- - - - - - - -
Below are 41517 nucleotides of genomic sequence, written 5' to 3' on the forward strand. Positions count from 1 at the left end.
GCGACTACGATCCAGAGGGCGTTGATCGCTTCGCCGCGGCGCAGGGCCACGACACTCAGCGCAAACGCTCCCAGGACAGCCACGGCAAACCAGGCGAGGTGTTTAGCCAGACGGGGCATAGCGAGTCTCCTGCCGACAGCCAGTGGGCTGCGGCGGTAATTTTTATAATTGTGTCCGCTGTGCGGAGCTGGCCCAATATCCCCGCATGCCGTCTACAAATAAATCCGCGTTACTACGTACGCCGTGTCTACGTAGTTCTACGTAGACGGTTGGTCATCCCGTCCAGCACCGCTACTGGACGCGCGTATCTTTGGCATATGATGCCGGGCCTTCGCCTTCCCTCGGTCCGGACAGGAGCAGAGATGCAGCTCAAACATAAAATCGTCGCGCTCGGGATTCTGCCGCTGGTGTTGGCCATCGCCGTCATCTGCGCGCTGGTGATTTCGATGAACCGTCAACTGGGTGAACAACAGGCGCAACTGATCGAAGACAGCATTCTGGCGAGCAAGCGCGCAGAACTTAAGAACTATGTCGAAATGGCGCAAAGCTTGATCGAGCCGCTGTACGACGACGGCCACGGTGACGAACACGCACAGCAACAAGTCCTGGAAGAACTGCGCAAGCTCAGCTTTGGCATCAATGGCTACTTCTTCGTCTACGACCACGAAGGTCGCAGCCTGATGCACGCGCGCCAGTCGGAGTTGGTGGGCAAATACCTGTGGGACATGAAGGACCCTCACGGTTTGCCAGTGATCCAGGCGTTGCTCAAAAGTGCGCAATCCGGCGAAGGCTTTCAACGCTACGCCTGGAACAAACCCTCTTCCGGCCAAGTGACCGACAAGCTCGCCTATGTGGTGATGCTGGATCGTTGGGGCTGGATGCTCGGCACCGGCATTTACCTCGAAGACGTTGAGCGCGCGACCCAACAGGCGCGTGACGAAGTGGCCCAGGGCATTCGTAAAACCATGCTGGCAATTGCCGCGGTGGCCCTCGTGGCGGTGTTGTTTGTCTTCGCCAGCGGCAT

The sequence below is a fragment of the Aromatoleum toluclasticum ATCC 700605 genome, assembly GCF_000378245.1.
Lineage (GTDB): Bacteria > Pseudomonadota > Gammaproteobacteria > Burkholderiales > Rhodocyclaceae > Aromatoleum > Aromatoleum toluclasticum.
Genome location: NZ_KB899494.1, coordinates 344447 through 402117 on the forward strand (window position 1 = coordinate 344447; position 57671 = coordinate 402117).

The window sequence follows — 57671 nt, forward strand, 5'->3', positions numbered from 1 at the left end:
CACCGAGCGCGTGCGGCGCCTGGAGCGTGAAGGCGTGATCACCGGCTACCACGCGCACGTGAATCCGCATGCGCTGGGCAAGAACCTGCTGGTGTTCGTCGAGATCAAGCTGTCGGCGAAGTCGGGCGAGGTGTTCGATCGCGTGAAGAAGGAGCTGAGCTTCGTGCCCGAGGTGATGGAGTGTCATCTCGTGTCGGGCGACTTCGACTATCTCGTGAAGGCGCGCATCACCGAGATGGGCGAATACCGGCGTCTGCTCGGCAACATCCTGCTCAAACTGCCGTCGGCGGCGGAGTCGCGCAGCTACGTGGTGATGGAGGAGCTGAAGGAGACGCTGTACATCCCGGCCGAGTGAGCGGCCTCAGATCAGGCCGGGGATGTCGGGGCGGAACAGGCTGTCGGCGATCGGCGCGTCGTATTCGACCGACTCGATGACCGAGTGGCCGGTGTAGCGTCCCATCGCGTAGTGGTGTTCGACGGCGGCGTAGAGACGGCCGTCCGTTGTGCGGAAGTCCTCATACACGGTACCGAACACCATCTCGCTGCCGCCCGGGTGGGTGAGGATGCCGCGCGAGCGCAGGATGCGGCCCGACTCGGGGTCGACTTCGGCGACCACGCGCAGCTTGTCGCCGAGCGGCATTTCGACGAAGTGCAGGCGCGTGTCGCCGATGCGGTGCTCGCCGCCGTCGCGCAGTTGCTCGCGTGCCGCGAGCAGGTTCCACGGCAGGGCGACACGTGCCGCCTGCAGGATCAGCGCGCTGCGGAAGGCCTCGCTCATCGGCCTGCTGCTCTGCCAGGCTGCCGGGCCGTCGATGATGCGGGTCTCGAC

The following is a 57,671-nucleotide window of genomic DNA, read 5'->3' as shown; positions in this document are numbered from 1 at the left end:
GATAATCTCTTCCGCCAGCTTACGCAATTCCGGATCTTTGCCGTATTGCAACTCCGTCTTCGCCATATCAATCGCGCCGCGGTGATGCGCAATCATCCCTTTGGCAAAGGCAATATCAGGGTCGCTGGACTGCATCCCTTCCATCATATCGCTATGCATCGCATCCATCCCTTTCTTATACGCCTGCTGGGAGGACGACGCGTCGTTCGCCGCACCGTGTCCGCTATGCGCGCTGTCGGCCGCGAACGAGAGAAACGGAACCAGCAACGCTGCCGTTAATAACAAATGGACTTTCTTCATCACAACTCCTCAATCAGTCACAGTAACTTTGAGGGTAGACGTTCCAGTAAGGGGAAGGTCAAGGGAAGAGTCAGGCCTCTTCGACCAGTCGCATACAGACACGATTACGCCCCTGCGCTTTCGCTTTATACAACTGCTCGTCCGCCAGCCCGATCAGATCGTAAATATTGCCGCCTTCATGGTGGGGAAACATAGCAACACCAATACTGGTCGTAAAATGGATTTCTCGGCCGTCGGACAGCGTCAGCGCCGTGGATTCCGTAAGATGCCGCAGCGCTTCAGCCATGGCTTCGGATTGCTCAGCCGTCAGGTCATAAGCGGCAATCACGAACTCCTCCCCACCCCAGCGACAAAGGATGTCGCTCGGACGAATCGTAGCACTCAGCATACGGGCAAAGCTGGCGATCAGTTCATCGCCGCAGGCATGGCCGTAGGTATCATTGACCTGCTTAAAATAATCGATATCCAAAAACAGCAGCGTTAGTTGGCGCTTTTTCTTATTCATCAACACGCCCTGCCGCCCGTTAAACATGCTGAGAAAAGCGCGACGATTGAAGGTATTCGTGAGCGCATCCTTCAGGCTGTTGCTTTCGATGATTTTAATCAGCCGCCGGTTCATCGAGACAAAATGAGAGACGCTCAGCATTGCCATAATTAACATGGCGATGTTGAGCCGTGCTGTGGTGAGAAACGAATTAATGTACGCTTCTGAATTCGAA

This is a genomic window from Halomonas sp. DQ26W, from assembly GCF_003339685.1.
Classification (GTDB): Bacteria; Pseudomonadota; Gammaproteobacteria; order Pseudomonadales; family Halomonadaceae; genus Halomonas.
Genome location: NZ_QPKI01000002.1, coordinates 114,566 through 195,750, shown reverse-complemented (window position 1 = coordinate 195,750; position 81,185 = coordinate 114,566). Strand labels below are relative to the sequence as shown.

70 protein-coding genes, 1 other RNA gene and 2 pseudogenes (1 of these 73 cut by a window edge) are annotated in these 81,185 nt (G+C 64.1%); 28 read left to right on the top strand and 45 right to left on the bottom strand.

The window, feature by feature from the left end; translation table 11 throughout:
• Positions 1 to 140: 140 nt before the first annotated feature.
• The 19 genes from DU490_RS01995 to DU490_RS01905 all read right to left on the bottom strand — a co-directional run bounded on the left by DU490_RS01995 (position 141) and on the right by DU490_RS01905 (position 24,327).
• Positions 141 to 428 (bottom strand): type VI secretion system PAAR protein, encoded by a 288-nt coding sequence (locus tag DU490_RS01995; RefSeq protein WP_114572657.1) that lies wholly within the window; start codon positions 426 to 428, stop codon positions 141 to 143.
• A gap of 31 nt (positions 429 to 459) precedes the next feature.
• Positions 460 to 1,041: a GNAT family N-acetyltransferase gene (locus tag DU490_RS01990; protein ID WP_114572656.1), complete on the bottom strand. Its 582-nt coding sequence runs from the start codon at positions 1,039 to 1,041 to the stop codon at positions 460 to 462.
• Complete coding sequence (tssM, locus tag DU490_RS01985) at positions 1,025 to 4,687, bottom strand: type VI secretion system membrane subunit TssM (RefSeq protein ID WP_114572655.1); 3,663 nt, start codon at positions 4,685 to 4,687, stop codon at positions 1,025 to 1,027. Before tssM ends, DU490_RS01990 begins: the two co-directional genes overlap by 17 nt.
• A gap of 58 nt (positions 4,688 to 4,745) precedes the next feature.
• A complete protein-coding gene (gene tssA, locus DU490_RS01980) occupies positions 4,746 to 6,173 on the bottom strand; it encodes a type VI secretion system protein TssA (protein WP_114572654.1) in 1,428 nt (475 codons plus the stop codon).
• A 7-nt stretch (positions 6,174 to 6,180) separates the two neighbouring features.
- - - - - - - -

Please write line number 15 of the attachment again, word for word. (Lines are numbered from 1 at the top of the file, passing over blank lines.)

• Positions 1 to 140: 140 nt before the first annotated feature.